United are clutching hold of their Champions League win as though it was a shaft of deliverance.
Pellegrini, phlegmatic in a care-worn sort of way, is also having to play up a good night in Europe, albeit against Czech non-entities, after the glow of a superb opening performance against Newcastle United dimmed swiftly.
For Pellegrini the greatest requirement is from players of the quality of Yaya Toure and Sergio Aguero. Toure sent in a supreme free-kick, Aguero once again looked like a player of huge heart and the most formidable range of power and touch.
Aguero, maybe more than anyone on Sunday's field, has carried the promise of not only superior talent, but that kind of character which becomes not just a great strength of a team, but its core, its over-arching spirit.
Rooney, for all his protestations and his sulks, has never offered quite such a deep-running contribution. Supreme moments, of course, and always a sense that from somewhere amid his dissatisfaction he might well dig down for something unforgettable.
He did that with the bicycle kick. Nani sent in the cross and Rooney made it his personal property, he was alone in his stealing of the moment and after the ball had flashed into the net, and City's most accomplished defender Vincent Kompany had been made to feel like a bystander, he brandished himself before an adoring crowd.
It was a raw, atavistic flashpoint in a career which already seemed to be stumbling away from greatness.
Interestingly, Rooney recalled that moment vividly this week in the wake of his success against the German team.
He dressed it up as a defining statement, one of those seminal moments which perhaps might shape the rest of a career, perhaps even a life.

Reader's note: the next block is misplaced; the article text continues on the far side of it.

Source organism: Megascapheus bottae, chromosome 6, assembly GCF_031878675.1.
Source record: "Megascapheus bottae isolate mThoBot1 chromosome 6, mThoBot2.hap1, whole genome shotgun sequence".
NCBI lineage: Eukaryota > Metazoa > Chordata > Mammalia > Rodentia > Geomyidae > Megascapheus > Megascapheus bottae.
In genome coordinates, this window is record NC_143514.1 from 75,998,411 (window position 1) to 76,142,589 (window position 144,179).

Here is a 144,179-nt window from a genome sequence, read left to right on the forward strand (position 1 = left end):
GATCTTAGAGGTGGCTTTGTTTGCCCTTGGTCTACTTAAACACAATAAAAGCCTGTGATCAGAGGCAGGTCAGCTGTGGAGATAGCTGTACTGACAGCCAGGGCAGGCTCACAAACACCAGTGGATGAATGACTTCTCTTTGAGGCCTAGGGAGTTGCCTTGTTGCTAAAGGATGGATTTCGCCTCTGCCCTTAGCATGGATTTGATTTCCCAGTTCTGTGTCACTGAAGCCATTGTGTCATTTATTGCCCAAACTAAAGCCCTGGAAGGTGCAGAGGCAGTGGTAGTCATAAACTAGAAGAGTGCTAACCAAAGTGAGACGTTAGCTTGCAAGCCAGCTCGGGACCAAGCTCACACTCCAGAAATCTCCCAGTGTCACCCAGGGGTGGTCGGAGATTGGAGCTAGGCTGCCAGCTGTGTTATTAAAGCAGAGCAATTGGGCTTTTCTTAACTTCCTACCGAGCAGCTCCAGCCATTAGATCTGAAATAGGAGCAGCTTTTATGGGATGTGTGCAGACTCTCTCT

He seems eager to place his break-out against Bayer Leverkusen in a similar category and certainly appears to have forgiven his old mentor Moyes for the apparent slight of seeing him as, essentially, Van Persie's back-up.
Rooney speaks of the intensity of Moyes' training and responds to the manager's suggestion that Bobby Charlton's club record of 249 goals is now within reach.
The player declares: "To be edging closer is great for me. The most important thing for me was to get back playing and get among the goals. Charlton's record is amazing for how long it has stood."
Most remarkable of all, of course, was the consistency of spirit which imbued every step along the road.
Of course he inhabited a different age, a different value system and got his pay rises not by demand, but by the guilty conscience of a management, which said in so many words: "We really must give Bobby a rise."
Naturally, Moyes did not dwell on such perspective when he urged Rooney towards legend and the achievements of Jack Rowley, Denis Law and the nonpareil Charlton.
He was riding a moment not a tide of history, or, when you really faced up to it, anything more than the hope that Rooney will keep his mind on the job for at least a little while – and certainly for 90 minutes on Sunday afternoon.